NEW DELHI : Reserve Bank of India Governor Raghuram Rajan today said one can’t take for granted stability in the government that will be formed after the upcoming General Elections, and warned that the new regime may not have the time to cut teeth in managing challenges in the economy that is threatened by ratings downgrade and jittery markets.
“I think we have to recognise that we have to face elections. A stable government post elections cannot be taken for granted. I am hopeful that there is a high likelihood, but it cannot be taken for granted,” the governor said at the Delhi Economics Conclave here.
“It implies that all parties have to work together to ensure that any government that emerges post election has the time to come to terms with the challenges of managing the Indian economy. Otherwise, markets and rating agencies may not be willing to cut the new government much slack,” Rajan said alluding to the volatile market conditions and the persistent threat of ratings cut by top ratings agencies.
India is due for General Elections in Apr-May. The just concluded round of Assembly elections in five states saw the Congress party–that leads the coalition at the Centre–get a thorough drubbing largely at the hands of the Bharatiya Janata Party.
“Post-election politics may become even more challenging for whoever assumes power. Similarly, any slowdown in putting large, stalled projects back on track before elections or any additional fiscal slippage will only amplify the large challenges that the government will have to face,” Rajan said.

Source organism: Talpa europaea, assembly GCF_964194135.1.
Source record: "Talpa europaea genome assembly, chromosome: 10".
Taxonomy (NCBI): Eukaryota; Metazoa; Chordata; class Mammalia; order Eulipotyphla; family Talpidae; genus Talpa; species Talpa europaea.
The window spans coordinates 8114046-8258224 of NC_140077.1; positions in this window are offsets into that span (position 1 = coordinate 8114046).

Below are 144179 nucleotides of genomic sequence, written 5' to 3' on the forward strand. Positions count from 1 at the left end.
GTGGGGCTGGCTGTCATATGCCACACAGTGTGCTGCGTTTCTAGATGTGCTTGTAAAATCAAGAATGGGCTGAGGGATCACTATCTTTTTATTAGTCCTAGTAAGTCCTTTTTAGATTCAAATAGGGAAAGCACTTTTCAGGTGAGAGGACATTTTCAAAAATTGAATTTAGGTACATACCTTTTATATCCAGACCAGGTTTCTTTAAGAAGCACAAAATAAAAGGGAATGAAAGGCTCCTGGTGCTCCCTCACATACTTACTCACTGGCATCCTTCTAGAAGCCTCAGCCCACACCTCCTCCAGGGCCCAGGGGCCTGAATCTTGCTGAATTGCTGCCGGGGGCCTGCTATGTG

Urges parties to pass key eco bills
Amid the political rumblings, the central bank governor underscored the need for the passage of pending financial bills in Parliament for reforms to gather force, and the overall economy to pick up.
“It will benefit the economy if Parliament passes key bills and if current authorities take action to improve growth and fiscal health including raising diesel prices to market level and eliminating other poorly targeted subsidies,” Rajan said.
Key financial bills, including insurance bill, Direct Taxes Code and Goods and Services Tax, are pending in Parliament.
He also said the growth in the Indian economy seems to be stabilising but it was too early to say that it has bottomed out. “I think growth is stabilising though it’s too early to call it bottomed at this point,” Rajan said. Latest data showed that the Indian economy grew 4.8% in Jul-Sep compared with a four-year low of 4.4% in the previous quarter.
He also said that India is much better prepared to deal with a possible tapering of the US quantitative easing because of the sharp reduction in current account deficit and the stronger foreign exchange reserves position. RBI mobilised $34 bln during Sep-Nov through special swap windows offered to banks for FCNR(B) funds and overseas capital raising.
On the next interest rate policy move, Rajan said the decision would be data dependent and the effort was to firmly control inflation. A host of data on inflation and industrial production is due for release this week ahead of RBI’s mid-quarter monetary policy review next week.
Concerned over rising bad loans, Raghuram Rajan also said the RBI could consider making future borrowings more expensive for willful defaulters. He said the central bank will come out with a discussion paper next week with regard to distressed borrowers and rising NPAs.